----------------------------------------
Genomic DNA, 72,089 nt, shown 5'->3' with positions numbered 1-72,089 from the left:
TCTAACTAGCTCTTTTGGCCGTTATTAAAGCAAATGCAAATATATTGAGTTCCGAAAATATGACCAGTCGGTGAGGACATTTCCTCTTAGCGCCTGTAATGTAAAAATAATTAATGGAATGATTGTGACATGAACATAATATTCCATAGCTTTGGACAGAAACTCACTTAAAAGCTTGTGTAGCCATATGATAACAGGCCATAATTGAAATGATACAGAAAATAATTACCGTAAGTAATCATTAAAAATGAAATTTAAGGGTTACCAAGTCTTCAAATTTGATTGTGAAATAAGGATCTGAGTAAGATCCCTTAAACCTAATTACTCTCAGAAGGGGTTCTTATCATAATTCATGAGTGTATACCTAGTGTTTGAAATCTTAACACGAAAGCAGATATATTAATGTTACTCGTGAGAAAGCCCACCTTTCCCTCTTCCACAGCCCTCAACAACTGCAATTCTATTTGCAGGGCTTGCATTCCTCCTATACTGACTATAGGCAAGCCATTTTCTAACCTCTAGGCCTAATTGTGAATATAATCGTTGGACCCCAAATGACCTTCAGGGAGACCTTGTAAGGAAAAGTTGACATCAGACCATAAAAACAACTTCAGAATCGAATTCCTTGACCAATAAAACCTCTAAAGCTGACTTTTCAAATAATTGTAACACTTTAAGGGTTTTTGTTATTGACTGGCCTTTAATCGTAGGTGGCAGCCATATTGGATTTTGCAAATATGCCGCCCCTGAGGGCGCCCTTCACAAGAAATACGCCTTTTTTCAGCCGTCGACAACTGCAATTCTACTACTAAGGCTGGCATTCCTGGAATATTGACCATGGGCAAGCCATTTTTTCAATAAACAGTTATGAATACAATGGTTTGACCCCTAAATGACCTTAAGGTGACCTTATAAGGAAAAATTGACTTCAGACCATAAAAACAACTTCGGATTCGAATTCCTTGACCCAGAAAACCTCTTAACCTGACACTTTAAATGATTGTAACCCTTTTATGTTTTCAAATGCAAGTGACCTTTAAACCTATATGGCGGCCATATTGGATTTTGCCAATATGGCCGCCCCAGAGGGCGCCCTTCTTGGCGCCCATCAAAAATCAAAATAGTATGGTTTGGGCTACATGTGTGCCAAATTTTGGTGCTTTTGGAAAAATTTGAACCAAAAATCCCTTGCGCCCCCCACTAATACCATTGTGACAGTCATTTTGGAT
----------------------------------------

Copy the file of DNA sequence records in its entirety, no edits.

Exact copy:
Genomic DNA, 72,089 nt, shown 5'->3' with positions numbered 1-72,089 from the left:
TCTAACTAGCTCTTTTGGCCGTTATTAAAGCAAATGCAAATATATTGAGTTCCGAAAATATGACCAGTCGGTGAGGACATTTCCTCTTAGCGCCTGTAATGTAAAAATAATTAATGGAATGATTGTGACATGAACATAATATTCCATAGCTTTGGACAGAAACTCACTTAAAAGCTTGTGTAGCCATATGATAACAGGCCATAATTGAAATGATACAGAAAATAATTACCGTAAGTAATCATTAAAAATGAAATTTAAGGGTTACCAAGTCTTCAAATTTGATTGTGAAATAAGGATCTGAGTAAGATCCCTTAAACCTAATTACTCTCAGAAGGGGTTCTTATCATAATTCATGAGTGTATACCTAGTGTTTGAAATCTTAACACGAAAGCAGATATATTAATGTTACTCGTGAGAAAGCCCACCTTTCCCTCTTCCACAGCCCTCAACAACTGCAATTCTATTTGCAGGGCTTGCATTCCTCCTATACTGACTATAGGCAAGCCATTTTCTAACCTCTAGGCCTAATTGTGAATATAATCGTTGGACCCCAAATGACCTTCAGGGAGACCTTGTAAGGAAAAGTTGACATCAGACCATAAAAACAACTTCAGAATCGAATTCCTTGACCAATAAAACCTCTAAAGCTGACTTTTCAAATAATTGTAACACTTTAAGGGTTTTTGTTATTGACTGGCCTTTAATCGTAGGTGGCAGCCATATTGGATTTTGCAAATATGCCGCCCCTGAGGGCGCCCTTCACAAGAAATACGCCTTTTTTCAGCCGTCGACAACTGCAATTCTACTACTAAGGCTGGCATTCCTGGAATATTGACCATGGGCAAGCCATTTTTTCAATAAACAGTTATGAATACAATGGTTTGACCCCTAAATGACCTTAAGGTGACCTTATAAGGAAAAATTGACTTCAGACCATAAAAACAACTTCGGATTCGAATTCCTTGACCCAGAAAACCTCTTAACCTGACACTTTAAATGATTGTAACCCTTTTATGTTTTCAAATGCAAGTGACCTTTAAACCTATATGGCGGCCATATTGGATTTTGCCAATATGGCCGCCCCAGAGGGCGCCCTTCTTGGCGCCCATCAAAAATCAAAATAGTATGGTTTGGGCTACATGTGTGCCAAATTTTGGTGCTTTTGGAAAAATTTGAACCAAAAATCCCTTGCGCCCCCCACTAATACCATTGTGACAGTCATTTTGGAT